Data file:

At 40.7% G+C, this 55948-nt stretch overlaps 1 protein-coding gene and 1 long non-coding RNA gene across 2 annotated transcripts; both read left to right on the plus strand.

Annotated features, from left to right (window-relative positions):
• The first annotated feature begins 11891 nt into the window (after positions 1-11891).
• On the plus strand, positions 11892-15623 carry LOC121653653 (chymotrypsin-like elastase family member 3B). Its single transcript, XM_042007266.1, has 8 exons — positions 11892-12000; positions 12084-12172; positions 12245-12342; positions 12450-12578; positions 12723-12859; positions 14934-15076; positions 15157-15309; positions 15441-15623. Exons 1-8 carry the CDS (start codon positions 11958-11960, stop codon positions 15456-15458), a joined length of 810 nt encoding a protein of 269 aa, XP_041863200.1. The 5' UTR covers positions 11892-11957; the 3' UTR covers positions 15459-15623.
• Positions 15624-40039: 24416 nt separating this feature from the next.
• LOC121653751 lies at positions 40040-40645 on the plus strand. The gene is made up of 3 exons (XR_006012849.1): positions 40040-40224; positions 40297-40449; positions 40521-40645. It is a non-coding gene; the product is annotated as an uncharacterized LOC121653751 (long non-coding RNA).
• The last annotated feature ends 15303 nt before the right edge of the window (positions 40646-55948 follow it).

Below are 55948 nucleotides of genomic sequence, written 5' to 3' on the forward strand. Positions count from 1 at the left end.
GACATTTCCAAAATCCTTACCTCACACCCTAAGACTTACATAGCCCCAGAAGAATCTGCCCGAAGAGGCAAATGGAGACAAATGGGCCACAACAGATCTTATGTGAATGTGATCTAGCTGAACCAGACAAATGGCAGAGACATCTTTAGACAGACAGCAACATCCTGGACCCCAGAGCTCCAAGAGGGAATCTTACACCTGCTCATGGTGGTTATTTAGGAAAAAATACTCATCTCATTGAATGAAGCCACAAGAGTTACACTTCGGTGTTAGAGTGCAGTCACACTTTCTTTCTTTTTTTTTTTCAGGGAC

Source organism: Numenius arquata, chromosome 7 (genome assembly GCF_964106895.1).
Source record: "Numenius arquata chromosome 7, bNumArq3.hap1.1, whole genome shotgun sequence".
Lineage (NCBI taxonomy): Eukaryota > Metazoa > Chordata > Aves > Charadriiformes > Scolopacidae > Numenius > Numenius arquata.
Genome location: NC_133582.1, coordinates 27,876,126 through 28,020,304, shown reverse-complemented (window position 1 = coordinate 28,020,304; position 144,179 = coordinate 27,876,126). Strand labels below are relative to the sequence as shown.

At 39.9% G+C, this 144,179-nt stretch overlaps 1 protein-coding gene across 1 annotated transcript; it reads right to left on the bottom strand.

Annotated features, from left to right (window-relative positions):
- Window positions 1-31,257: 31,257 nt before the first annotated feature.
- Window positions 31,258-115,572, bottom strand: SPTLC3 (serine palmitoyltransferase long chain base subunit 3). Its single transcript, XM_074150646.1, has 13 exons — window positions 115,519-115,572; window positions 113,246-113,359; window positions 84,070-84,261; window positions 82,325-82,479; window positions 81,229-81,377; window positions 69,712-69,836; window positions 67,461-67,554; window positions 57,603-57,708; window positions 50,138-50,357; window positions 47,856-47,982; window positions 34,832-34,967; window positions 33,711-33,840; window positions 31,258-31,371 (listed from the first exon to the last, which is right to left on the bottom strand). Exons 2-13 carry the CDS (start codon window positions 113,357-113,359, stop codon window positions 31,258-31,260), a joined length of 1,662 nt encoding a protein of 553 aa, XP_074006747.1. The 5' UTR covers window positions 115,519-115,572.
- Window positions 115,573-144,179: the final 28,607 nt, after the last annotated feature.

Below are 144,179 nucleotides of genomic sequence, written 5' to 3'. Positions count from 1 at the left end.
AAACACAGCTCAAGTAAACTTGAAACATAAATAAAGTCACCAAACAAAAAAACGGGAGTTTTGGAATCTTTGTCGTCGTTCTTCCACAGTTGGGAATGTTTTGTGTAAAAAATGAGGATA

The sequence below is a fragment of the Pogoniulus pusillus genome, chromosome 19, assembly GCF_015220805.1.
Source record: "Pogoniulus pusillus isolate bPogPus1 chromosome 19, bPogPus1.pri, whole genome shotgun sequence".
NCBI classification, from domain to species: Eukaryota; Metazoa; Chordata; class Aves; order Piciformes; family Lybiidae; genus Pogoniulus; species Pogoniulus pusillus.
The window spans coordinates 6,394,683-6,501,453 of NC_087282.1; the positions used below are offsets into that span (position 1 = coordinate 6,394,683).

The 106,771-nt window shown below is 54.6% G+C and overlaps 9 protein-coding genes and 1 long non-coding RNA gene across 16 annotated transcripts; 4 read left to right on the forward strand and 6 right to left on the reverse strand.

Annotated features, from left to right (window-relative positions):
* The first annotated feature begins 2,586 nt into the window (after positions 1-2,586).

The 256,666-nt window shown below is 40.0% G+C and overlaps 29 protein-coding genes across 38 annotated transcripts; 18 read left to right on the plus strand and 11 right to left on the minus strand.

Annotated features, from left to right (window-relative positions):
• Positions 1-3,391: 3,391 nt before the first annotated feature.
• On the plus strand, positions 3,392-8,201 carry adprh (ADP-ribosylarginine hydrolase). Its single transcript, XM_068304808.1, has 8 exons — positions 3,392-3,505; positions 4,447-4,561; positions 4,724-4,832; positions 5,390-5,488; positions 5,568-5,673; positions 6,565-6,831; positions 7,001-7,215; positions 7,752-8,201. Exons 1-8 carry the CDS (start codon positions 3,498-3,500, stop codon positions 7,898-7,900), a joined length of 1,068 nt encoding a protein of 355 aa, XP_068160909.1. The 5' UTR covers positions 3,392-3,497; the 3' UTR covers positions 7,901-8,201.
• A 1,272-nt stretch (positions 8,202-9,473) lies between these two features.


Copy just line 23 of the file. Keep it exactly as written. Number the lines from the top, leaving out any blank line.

NCBI classification, from domain to species: Eukaryota; Metazoa; Chordata; class Aves; order Piciformes; family Lybiidae; genus Pogoniulus; species Pogoniulus pusillus.